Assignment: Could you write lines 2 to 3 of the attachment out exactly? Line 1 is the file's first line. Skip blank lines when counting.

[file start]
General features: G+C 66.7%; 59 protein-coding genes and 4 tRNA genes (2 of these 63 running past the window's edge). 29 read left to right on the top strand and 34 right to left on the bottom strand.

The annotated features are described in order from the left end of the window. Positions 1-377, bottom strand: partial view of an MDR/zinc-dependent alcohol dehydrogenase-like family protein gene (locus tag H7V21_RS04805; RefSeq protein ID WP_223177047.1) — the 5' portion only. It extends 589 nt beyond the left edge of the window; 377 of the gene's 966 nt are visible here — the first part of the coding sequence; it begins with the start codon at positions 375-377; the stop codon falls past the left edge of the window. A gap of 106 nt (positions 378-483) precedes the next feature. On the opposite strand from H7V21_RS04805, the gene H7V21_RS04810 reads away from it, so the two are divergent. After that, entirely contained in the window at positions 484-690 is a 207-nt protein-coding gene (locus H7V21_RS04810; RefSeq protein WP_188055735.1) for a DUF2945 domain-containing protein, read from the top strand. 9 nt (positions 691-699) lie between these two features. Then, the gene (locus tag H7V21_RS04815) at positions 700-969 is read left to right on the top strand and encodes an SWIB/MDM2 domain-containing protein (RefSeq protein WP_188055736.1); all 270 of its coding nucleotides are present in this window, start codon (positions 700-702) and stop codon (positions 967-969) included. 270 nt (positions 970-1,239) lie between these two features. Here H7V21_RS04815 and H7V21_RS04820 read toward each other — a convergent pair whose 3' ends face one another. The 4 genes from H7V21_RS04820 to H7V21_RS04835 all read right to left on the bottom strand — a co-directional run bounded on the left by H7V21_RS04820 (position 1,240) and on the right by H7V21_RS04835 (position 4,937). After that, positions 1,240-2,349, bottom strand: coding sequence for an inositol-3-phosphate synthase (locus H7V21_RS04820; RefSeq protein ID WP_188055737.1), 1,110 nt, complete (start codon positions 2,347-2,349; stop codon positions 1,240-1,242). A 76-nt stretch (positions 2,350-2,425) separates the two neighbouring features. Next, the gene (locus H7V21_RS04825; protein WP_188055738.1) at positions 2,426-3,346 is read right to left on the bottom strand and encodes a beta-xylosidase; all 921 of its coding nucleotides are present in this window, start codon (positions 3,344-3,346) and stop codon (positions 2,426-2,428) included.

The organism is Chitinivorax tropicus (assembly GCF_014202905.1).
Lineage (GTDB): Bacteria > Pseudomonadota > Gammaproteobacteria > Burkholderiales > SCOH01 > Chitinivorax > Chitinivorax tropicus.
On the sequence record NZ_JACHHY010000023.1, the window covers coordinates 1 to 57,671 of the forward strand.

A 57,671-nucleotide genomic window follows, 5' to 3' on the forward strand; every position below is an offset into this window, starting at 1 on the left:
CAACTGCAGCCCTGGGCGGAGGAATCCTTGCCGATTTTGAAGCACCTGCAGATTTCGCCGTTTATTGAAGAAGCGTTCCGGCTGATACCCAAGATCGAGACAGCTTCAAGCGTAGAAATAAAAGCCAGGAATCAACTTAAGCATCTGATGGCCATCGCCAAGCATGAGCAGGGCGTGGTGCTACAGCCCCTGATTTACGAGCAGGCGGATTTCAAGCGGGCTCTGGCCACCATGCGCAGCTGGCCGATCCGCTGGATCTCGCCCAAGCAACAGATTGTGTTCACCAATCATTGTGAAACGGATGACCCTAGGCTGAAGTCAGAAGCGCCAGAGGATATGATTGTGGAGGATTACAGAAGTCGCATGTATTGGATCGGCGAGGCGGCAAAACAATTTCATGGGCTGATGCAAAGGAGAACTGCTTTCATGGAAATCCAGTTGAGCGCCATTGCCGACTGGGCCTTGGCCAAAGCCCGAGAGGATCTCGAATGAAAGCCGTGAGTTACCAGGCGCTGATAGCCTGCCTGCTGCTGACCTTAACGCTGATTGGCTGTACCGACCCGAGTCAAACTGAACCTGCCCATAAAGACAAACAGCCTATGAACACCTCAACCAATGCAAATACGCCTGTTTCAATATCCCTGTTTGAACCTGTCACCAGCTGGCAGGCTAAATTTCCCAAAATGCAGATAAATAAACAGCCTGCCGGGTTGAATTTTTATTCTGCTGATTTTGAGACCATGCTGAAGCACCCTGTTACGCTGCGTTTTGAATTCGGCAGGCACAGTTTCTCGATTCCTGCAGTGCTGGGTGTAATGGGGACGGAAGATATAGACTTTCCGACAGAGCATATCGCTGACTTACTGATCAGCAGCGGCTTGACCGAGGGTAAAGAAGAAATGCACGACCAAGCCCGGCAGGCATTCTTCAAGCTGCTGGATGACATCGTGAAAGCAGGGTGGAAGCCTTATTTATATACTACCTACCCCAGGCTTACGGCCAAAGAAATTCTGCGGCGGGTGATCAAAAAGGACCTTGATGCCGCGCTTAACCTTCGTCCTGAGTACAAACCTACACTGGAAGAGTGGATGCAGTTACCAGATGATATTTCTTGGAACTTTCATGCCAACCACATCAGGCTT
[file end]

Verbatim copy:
The annotated features are described in order from the left end of the window. Positions 1-377, bottom strand: partial view of an MDR/zinc-dependent alcohol dehydrogenase-like family protein gene (locus tag H7V21_RS04805; RefSeq protein ID WP_223177047.1) — the 5' portion only. It extends 589 nt beyond the left edge of the window; 377 of the gene's 966 nt are visible here — the first part of the coding sequence; it begins with the start codon at positions 375-377; the stop codon falls past the left edge of the window. A gap of 106 nt (positions 378-483) precedes the next feature. On the opposite strand from H7V21_RS04805, the gene H7V21_RS04810 reads away from it, so the two are divergent. After that, entirely contained in the window at positions 484-690 is a 207-nt protein-coding gene (locus H7V21_RS04810; RefSeq protein WP_188055735.1) for a DUF2945 domain-containing protein, read from the top strand. 9 nt (positions 691-699) lie between these two features. Then, the gene (locus tag H7V21_RS04815) at positions 700-969 is read left to right on the top strand and encodes an SWIB/MDM2 domain-containing protein (RefSeq protein WP_188055736.1); all 270 of its coding nucleotides are present in this window, start codon (positions 700-702) and stop codon (positions 967-969) included. 270 nt (positions 970-1,239) lie between these two features. Here H7V21_RS04815 and H7V21_RS04820 read toward each other — a convergent pair whose 3' ends face one another. The 4 genes from H7V21_RS04820 to H7V21_RS04835 all read right to left on the bottom strand — a co-directional run bounded on the left by H7V21_RS04820 (position 1,240) and on the right by H7V21_RS04835 (position 4,937). After that, positions 1,240-2,349, bottom strand: coding sequence for an inositol-3-phosphate synthase (locus H7V21_RS04820; RefSeq protein ID WP_188055737.1), 1,110 nt, complete (start codon positions 2,347-2,349; stop codon positions 1,240-1,242). A 76-nt stretch (positions 2,350-2,425) separates the two neighbouring features. Next, the gene (locus H7V21_RS04825; protein WP_188055738.1) at positions 2,426-3,346 is read right to left on the bottom strand and encodes a beta-xylosidase; all 921 of its coding nucleotides are present in this window, start codon (positions 3,344-3,346) and stop codon (positions 2,426-2,428) included.

The organism is Chitinivorax tropicus (assembly GCF_014202905.1).